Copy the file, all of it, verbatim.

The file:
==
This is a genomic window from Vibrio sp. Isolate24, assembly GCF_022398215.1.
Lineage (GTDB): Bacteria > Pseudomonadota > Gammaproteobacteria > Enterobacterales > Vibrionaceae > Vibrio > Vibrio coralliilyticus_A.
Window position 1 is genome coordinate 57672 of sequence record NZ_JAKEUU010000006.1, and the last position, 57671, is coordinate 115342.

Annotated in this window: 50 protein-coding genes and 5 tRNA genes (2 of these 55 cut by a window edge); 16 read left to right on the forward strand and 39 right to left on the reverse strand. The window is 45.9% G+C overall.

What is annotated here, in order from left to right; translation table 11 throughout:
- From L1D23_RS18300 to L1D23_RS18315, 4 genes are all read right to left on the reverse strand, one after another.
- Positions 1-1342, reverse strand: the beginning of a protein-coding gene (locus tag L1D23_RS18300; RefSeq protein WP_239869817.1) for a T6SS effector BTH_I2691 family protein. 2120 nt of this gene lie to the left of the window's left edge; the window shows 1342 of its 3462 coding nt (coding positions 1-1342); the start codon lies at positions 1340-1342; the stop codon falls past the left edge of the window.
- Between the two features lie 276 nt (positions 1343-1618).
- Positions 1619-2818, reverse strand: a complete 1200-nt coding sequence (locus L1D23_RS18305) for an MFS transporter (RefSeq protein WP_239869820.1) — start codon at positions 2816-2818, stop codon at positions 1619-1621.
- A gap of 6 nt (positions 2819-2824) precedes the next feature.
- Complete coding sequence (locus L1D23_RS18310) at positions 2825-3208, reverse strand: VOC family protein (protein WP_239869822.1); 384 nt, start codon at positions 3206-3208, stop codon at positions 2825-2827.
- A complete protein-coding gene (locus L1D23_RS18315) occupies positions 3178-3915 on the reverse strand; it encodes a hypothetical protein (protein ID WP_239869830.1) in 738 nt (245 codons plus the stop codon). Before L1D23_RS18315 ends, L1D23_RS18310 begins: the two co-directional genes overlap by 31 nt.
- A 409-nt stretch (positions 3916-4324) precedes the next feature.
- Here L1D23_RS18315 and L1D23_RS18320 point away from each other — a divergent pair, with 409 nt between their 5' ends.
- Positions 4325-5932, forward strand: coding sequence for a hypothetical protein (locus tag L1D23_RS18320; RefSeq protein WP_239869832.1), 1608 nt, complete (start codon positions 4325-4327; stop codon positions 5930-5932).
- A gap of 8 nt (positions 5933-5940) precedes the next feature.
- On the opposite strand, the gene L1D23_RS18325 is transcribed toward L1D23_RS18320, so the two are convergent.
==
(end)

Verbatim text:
This is a genomic window from Vibrio sp. Isolate24, assembly GCF_022398215.1.
Lineage (GTDB): Bacteria > Pseudomonadota > Gammaproteobacteria > Enterobacterales > Vibrionaceae > Vibrio > Vibrio coralliilyticus_A.
Window position 1 is genome coordinate 57672 of sequence record NZ_JAKEUU010000006.1, and the last position, 57671, is coordinate 115342.

Annotated in this window: 50 protein-coding genes and 5 tRNA genes (2 of these 55 cut by a window edge); 16 read left to right on the forward strand and 39 right to left on the reverse strand. The window is 45.9% G+C overall.

What is annotated here, in order from left to right; translation table 11 throughout:
- From L1D23_RS18300 to L1D23_RS18315, 4 genes are all read right to left on the reverse strand, one after another.
- Positions 1-1342, reverse strand: the beginning of a protein-coding gene (locus tag L1D23_RS18300; RefSeq protein WP_239869817.1) for a T6SS effector BTH_I2691 family protein. 2120 nt of this gene lie to the left of the window's left edge; the window shows 1342 of its 3462 coding nt (coding positions 1-1342); the start codon lies at positions 1340-1342; the stop codon falls past the left edge of the window.
- Between the two features lie 276 nt (positions 1343-1618).
- Positions 1619-2818, reverse strand: a complete 1200-nt coding sequence (locus L1D23_RS18305) for an MFS transporter (RefSeq protein WP_239869820.1) — start codon at positions 2816-2818, stop codon at positions 1619-1621.
- A gap of 6 nt (positions 2819-2824) precedes the next feature.
- Complete coding sequence (locus L1D23_RS18310) at positions 2825-3208, reverse strand: VOC family protein (protein WP_239869822.1); 384 nt, start codon at positions 3206-3208, stop codon at positions 2825-2827.
- A complete protein-coding gene (locus L1D23_RS18315) occupies positions 3178-3915 on the reverse strand; it encodes a hypothetical protein (protein ID WP_239869830.1) in 738 nt (245 codons plus the stop codon). Before L1D23_RS18315 ends, L1D23_RS18310 begins: the two co-directional genes overlap by 31 nt.
- A 409-nt stretch (positions 3916-4324) precedes the next feature.
- Here L1D23_RS18315 and L1D23_RS18320 point away from each other — a divergent pair, with 409 nt between their 5' ends.
- Positions 4325-5932, forward strand: coding sequence for a hypothetical protein (locus tag L1D23_RS18320; RefSeq protein WP_239869832.1), 1608 nt, complete (start codon positions 4325-4327; stop codon positions 5930-5932).
- A gap of 8 nt (positions 5933-5940) precedes the next feature.
- On the opposite strand, the gene L1D23_RS18325 is transcribed toward L1D23_RS18320, so the two are convergent.